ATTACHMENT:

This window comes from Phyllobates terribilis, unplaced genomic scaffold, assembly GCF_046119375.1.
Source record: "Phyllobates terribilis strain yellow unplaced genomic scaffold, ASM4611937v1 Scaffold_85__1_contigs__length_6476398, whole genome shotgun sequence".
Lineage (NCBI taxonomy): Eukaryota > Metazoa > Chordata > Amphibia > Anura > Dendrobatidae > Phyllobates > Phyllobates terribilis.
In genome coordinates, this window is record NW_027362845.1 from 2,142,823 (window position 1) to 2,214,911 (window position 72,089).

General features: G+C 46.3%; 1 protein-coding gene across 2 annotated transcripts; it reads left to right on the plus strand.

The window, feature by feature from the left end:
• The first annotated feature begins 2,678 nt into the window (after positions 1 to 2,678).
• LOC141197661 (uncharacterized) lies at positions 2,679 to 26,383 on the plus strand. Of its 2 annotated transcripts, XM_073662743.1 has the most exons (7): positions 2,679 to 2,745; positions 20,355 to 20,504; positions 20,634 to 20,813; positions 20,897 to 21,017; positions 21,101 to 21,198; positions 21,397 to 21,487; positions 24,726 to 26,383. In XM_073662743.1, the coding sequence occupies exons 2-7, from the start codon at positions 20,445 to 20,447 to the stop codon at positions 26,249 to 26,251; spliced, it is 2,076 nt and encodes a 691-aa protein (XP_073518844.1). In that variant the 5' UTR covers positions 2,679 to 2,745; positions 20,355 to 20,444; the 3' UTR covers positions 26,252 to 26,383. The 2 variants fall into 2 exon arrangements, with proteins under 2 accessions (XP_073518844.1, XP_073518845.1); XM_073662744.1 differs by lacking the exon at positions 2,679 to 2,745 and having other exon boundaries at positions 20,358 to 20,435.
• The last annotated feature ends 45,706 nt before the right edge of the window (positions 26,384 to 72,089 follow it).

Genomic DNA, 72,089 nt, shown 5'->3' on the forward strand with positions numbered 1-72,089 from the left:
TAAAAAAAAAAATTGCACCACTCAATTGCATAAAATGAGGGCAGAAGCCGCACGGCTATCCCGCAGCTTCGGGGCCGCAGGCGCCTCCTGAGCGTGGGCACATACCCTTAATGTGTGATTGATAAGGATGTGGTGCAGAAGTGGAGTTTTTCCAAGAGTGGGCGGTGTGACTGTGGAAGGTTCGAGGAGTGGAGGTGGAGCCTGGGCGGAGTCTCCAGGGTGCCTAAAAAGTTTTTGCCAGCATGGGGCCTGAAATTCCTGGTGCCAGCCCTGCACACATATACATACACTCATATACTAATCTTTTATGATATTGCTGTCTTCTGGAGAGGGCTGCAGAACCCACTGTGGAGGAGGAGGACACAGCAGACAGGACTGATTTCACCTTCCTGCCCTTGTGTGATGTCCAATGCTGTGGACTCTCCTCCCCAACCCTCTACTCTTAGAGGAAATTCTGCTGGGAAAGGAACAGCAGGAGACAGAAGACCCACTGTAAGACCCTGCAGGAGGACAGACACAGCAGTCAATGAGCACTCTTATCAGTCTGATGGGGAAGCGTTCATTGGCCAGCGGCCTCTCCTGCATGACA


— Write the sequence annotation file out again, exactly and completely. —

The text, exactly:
This window comes from Phyllobates terribilis, unplaced genomic scaffold, assembly GCF_046119375.1.
Source record: "Phyllobates terribilis strain yellow unplaced genomic scaffold, ASM4611937v1 Scaffold_85__1_contigs__length_6476398, whole genome shotgun sequence".
Lineage (NCBI taxonomy): Eukaryota > Metazoa > Chordata > Amphibia > Anura > Dendrobatidae > Phyllobates > Phyllobates terribilis.
In genome coordinates, this window is record NW_027362845.1 from 2,142,823 (window position 1) to 2,214,911 (window position 72,089).

General features: G+C 46.3%; 1 protein-coding gene across 2 annotated transcripts; it reads left to right on the plus strand.

The window, feature by feature from the left end:
• The first annotated feature begins 2,678 nt into the window (after positions 1 to 2,678).
• LOC141197661 (uncharacterized) lies at positions 2,679 to 26,383 on the plus strand. Of its 2 annotated transcripts, XM_073662743.1 has the most exons (7): positions 2,679 to 2,745; positions 20,355 to 20,504; positions 20,634 to 20,813; positions 20,897 to 21,017; positions 21,101 to 21,198; positions 21,397 to 21,487; positions 24,726 to 26,383. In XM_073662743.1, the coding sequence occupies exons 2-7, from the start codon at positions 20,445 to 20,447 to the stop codon at positions 26,249 to 26,251; spliced, it is 2,076 nt and encodes a 691-aa protein (XP_073518844.1). In that variant the 5' UTR covers positions 2,679 to 2,745; positions 20,355 to 20,444; the 3' UTR covers positions 26,252 to 26,383. The 2 variants fall into 2 exon arrangements, with proteins under 2 accessions (XP_073518844.1, XP_073518845.1); XM_073662744.1 differs by lacking the exon at positions 2,679 to 2,745 and having other exon boundaries at positions 20,358 to 20,435.
• The last annotated feature ends 45,706 nt before the right edge of the window (positions 26,384 to 72,089 follow it).

Genomic DNA, 72,089 nt, shown 5'->3' on the forward strand with positions numbered 1-72,089 from the left:
TAAAAAAAAAAATTGCACCACTCAATTGCATAAAATGAGGGCAGAAGCCGCACGGCTATCCCGCAGCTTCGGGGCCGCAGGCGCCTCCTGAGCGTGGGCACATACCCTTAATGTGTGATTGATAAGGATGTGGTGCAGAAGTGGAGTTTTTCCAAGAGTGGGCGGTGTGACTGTGGAAGGTTCGAGGAGTGGAGGTGGAGCCTGGGCGGAGTCTCCAGGGTGCCTAAAAAGTTTTTGCCAGCATGGGGCCTGAAATTCCTGGTGCCAGCCCTGCACACATATACATACACTCATATACTAATCTTTTATGATATTGCTGTCTTCTGGAGAGGGCTGCAGAACCCACTGTGGAGGAGGAGGACACAGCAGACAGGACTGATTTCACCTTCCTGCCCTTGTGTGATGTCCAATGCTGTGGACTCTCCTCCCCAACCCTCTACTCTTAGAGGAAATTCTGCTGGGAAAGGAACAGCAGGAGACAGAAGACCCACTGTAAGACCCTGCAGGAGGACAGACACAGCAGTCAATGAGCACTCTTATCAGTCTGATGGGGAAGCGTTCATTGGCCAGCGGCCTCTCCTGCATGACA